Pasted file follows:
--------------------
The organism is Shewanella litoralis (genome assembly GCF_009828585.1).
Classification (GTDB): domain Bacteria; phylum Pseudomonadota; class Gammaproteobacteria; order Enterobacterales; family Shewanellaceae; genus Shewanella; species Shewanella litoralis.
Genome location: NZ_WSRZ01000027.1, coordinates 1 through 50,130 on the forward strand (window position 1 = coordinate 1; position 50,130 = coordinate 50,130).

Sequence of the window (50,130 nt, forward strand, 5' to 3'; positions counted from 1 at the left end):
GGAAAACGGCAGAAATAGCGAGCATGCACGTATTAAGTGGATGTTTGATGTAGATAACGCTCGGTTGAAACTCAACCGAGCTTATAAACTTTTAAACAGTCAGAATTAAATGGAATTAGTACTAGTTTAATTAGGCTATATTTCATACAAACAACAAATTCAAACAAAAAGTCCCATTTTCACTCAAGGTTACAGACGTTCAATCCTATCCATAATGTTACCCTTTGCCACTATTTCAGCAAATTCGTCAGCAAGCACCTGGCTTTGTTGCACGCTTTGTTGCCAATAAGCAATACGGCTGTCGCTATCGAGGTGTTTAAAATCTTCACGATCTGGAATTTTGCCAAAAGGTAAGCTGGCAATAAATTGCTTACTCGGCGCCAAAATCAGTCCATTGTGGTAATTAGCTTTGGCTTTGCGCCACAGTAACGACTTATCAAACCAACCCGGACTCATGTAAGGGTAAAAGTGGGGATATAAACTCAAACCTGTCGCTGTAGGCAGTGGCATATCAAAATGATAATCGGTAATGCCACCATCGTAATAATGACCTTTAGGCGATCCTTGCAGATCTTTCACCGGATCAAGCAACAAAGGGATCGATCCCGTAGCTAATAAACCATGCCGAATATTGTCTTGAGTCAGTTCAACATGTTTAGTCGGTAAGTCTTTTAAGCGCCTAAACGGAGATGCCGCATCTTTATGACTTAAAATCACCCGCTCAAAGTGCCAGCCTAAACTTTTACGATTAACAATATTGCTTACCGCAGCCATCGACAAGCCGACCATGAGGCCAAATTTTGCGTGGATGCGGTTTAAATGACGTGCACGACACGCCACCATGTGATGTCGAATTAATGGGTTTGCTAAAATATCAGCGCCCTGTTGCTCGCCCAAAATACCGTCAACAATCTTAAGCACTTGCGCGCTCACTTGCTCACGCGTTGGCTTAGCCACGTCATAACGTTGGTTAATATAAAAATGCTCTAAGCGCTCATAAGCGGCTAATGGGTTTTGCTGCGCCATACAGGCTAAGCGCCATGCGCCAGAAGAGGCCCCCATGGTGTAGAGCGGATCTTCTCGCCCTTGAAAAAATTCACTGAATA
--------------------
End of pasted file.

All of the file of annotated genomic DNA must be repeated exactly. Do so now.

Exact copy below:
The organism is Shewanella litoralis (genome assembly GCF_009828585.1).
Classification (GTDB): domain Bacteria; phylum Pseudomonadota; class Gammaproteobacteria; order Enterobacterales; family Shewanellaceae; genus Shewanella; species Shewanella litoralis.
Genome location: NZ_WSRZ01000027.1, coordinates 1 through 50,130 on the forward strand (window position 1 = coordinate 1; position 50,130 = coordinate 50,130).

Sequence of the window (50,130 nt, forward strand, 5' to 3'; positions counted from 1 at the left end):
GGAAAACGGCAGAAATAGCGAGCATGCACGTATTAAGTGGATGTTTGATGTAGATAACGCTCGGTTGAAACTCAACCGAGCTTATAAACTTTTAAACAGTCAGAATTAAATGGAATTAGTACTAGTTTAATTAGGCTATATTTCATACAAACAACAAATTCAAACAAAAAGTCCCATTTTCACTCAAGGTTACAGACGTTCAATCCTATCCATAATGTTACCCTTTGCCACTATTTCAGCAAATTCGTCAGCAAGCACCTGGCTTTGTTGCACGCTTTGTTGCCAATAAGCAATACGGCTGTCGCTATCGAGGTGTTTAAAATCTTCACGATCTGGAATTTTGCCAAAAGGTAAGCTGGCAATAAATTGCTTACTCGGCGCCAAAATCAGTCCATTGTGGTAATTAGCTTTGGCTTTGCGCCACAGTAACGACTTATCAAACCAACCCGGACTCATGTAAGGGTAAAAGTGGGGATATAAACTCAAACCTGTCGCTGTAGGCAGTGGCATATCAAAATGATAATCGGTAATGCCACCATCGTAATAATGACCTTTAGGCGATCCTTGCAGATCTTTCACCGGATCAAGCAACAAAGGGATCGATCCCGTAGCTAATAAACCATGCCGAATATTGTCTTGAGTCAGTTCAACATGTTTAGTCGGTAAGTCTTTTAAGCGCCTAAACGGAGATGCCGCATCTTTATGACTTAAAATCACCCGCTCAAAGTGCCAGCCTAAACTTTTACGATTAACAATATTGCTTACCGCAGCCATCGACAAGCCGACCATGAGGCCAAATTTTGCGTGGATGCGGTTTAAATGACGTGCACGACACGCCACCATGTGATGTCGAATTAATGGGTTTGCTAAAATATCAGCGCCCTGTTGCTCGCCCAAAATACCGTCAACAATCTTAAGCACTTGCGCGCTCACTTGCTCACGCGTTGGCTTAGCCACGTCATAACGTTGGTTAATATAAAAATGCTCTAAGCGCTCATAAGCGGCTAATGGGTTTTGCTGCGCCATACAGGCTAAGCGCCATGCGCCAGAAGAGGCCCCCATGGTGTAGAGCGGATCTTCTCGCCCTTGAAAAAATTCACTGAATA